Phil Vernon, an exhibition design volunteer at Kigali Genocide Memorial who helped bring the exhibition at this new museum to completion, has sent me the following detailed description:
Arriving at Murambi hill, one is first struck by the breathtaking beauty of its location. The site of a partially completed technical school in Nyabagabe District in southern Rwanda, it is a tidy array of unfinished classrooms, dormitories and washrooms situated on the grassy crest of a red dirt ridge that falls away on both sides to lush green bottom lands, beyond which rise the steeply cultivated and densely populated hills that hold this place in a close, but in no way comfortable, embrace.
For all its beauty, Murambi is troubled, the site of a horrific massacre of men, women and children during the 1994 genocide against the Tutsi.
May 26th marks the day of the official opening of a new exhibition at Murambi by the National Commission for the Fight Against Genocide (CNLG). Working under the auspices of CNLG, the exhibition was created by Aegis Trust, the UK-based organization responsible for the development and management of the Kigali Genocide Memorial and Genocide Archive of Rwanda.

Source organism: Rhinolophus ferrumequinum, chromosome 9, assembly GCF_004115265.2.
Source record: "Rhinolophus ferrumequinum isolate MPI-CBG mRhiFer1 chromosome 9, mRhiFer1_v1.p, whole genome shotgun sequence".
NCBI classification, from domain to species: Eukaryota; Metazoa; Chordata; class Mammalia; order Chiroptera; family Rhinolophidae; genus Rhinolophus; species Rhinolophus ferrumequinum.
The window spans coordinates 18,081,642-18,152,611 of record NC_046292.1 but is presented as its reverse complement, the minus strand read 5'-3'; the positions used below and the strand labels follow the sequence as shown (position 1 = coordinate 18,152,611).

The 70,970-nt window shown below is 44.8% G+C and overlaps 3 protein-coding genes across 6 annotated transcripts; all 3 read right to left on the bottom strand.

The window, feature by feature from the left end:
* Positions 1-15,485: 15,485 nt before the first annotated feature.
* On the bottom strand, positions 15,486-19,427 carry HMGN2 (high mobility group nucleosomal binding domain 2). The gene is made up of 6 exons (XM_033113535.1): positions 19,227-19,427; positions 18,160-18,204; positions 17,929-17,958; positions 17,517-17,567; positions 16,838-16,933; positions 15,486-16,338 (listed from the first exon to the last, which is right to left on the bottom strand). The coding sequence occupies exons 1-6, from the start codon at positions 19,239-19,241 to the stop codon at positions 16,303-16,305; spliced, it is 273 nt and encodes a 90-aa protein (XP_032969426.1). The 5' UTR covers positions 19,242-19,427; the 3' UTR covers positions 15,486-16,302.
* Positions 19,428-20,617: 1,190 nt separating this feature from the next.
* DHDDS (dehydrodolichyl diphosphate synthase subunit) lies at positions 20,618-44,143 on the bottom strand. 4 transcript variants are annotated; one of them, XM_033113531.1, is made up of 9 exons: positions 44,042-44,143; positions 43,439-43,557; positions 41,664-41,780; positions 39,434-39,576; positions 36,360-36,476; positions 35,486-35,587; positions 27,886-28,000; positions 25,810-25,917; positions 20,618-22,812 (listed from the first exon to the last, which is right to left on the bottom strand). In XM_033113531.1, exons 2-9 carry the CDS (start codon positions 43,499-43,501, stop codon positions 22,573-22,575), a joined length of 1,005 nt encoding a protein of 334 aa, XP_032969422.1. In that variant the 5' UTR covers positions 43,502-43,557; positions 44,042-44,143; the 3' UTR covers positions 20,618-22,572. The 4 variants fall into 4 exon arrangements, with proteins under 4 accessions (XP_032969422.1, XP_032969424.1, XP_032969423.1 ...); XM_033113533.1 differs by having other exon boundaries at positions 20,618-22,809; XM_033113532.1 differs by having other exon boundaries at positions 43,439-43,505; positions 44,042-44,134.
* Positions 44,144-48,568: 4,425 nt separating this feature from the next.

“We would like to extend our warmest thanks to the Aegis Trust for their outstanding exhibition design and their close collaboration with us throughout this project,” says Jean de Dieu Mucyo, Executive Secretary of CNLG.
Murambi Genocide Memorial is now the second commemorative site in Rwanda to offer visitors a museum-quality experience, comparable to that of the Kigali Genocide Memorial which opened in 2004 in the capital.
Murambi, with its history as a killing site and its unique, compelling displays of preserved bodies, is arguably the most important site in Rwanda for confronting the truth of the genocide. The addition of an exhibition locating Murambi’s story within that of the 1994 genocide against the Tutsi provides both a national and local context for understanding what happened here.
Murambi is where up to fifty thousand Tutsi from all over the region were sent in the early days of the genocide, ostensibly for their safety, only to have their water and the flow of food shut off by the authorities. Murambi is where local militias sent to kill Tutsi were met by fierce resistance and turned back. The subsequent attack in the early morning of April 21st by the combined forces of the army and militia using guns, grenades, clubs, hoes and machetes was virtually complete: only a dozen are known to have survived.
After the massacre, the authorities used bulldozers to dig mass graves; upon later exhumation hundreds of the buried bodies were found mummified by the heat of decomposition. These bodies, preserved with lime, can now be viewed on white-painted racks in the dormitory blocks. The humanity of individual corpses – their torment still visible in the frozen cry of a child, the chopped skull and severed leg tendons, the missing limbs – is the grim legacy of Murambi.